Q&A: No-Pets Rule

Q I am having an issue at my co-op in New Jersey. I have an outdoor cat, who is  impossible to keep indoors. Before I moved into my co-op in September 2012, I  was completely unaware that the co-op has a "no outdoor cat" rule. I never got  a copy of the bylaws and my realtor was even unaware of this regulation.  

 A few years ago outdoor cats were allowed, but they changed the rule. No one  informed me of this rule before I bought the unit, in fact, the building  boasted being "pet friendly" in their ad. Now I am being imposed with $50 fines  because "someone saw my cat outside." They have no proof or evidence that  anyone actually saw my cat outside. Every now and then he gets out during the  day and there is nothing I can do about it. I have tried to reason with the  board to allow me to have him outside only at night, but they refuse, although  there are numerous other cats roaming the property, who myself and my neighbors  have seen. I don't even see anything in the rules that says that they are  allowed to impose fines for this! What should I do?  

 —Need Help in Hoboken  

A “When you purchase shares of a co-op, you are given a proprietary lease, which  also refers to the co-op’s bylaws and house rules,” says Melissa Volet, a shareholder attorney at the law firm of Stark & Stark in Lawrenceville. “Even if you are not provided with these documents at closing, you have notice  that they exist and that you are subject to them as a leaseholder. You can request these documents from management.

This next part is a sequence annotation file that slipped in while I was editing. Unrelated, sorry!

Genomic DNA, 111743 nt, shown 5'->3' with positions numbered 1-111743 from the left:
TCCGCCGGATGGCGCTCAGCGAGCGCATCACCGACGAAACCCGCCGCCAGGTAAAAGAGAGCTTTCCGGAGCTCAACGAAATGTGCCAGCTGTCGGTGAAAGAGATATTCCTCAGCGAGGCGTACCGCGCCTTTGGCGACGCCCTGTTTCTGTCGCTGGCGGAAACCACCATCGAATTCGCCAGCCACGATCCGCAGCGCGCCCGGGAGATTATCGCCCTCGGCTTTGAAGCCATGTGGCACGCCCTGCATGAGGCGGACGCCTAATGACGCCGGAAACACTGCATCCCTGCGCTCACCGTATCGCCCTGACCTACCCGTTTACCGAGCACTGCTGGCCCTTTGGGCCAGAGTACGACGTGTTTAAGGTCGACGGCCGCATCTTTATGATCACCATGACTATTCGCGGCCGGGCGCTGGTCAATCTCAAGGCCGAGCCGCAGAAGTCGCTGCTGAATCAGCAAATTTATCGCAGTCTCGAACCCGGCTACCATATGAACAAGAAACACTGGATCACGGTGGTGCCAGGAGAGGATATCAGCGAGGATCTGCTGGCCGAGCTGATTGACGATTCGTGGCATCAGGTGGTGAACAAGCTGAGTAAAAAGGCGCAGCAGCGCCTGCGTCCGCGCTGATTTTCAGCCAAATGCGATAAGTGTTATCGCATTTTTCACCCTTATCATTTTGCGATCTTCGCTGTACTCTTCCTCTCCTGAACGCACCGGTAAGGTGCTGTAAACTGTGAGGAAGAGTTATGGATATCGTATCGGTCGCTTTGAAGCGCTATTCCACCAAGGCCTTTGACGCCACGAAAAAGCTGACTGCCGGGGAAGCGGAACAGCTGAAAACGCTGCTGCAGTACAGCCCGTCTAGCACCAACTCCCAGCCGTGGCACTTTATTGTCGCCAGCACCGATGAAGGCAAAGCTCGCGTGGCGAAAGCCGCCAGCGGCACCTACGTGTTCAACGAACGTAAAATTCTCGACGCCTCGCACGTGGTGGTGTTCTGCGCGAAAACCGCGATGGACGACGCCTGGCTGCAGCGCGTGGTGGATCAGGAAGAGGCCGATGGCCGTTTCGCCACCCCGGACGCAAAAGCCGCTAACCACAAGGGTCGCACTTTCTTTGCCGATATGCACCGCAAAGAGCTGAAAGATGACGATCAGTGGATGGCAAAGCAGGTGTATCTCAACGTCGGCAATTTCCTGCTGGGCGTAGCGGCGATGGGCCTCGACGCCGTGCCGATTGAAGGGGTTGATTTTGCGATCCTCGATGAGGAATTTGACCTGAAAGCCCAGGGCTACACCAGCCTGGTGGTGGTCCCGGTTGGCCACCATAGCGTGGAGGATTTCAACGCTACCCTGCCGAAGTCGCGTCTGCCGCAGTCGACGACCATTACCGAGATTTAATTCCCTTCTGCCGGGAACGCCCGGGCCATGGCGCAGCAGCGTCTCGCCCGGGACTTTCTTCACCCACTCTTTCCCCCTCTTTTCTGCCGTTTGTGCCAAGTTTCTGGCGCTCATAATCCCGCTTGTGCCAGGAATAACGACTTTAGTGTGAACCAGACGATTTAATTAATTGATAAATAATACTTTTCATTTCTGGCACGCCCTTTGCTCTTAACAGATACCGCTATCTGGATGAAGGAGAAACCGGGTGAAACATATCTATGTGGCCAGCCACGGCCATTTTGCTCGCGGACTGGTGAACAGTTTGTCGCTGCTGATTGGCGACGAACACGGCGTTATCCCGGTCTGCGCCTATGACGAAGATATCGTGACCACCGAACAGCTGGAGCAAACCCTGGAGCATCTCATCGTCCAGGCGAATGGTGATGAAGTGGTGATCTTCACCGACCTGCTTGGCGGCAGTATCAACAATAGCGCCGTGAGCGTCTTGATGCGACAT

“The proprietary lease, bylaws, and house rules (governing documents) provide  boards with a certain amount of authority relating to the governance of the  association. Boards have a duty to uphold rules and regulations to protect the health, safety  and welfare of its residents of the association. It is common for associations to prohibit pets of any kind, because pets can  produce frequent loud noises and can cause damage to common elements, e.g.,  grass, common hallways, etc.  

 “Boards are compelled to comply with the governing documents when implementing  rules and regulations or amendments to its documents. Some governing documents require a vote of the membership to implement new rules  and regulations, while other governing documents allow just the board to vote  on the new rules and regulations it seeks to implement. A vote of the membership is almost always required for amendments to bylaws. For example, if the bylaws allowed residents to have pets, it is likely that the  bylaws would require a vote of the membership to amend the bylaws to prohibit  pets.  

 “Fines are often imposed for violations of the governing documents. We advise our associations to make sure that there is proper documentation of  the violation, e.g., photographs or a complaint signed by a witness prior to  imposing fines. Without sufficient evidence to prove the violation, associations are unlikely to  be able to enforce the violation and/or collection of the resulting fine.  

 “It is important to review all of your association’s governing documents to determine: (1) whether the association’s board had the authority to prohibit pets; (2) whether the association has the  authority to implement fines for violations; and (3) whether the association  has either a signed complaint from a witness or a picture of your outdoor cat  to support the imposition of the fine. If there is such proof and authority, as a member of the co-op, you are  obligated to comply and find a way to restrain your cat or risk fines and legal  action.”  

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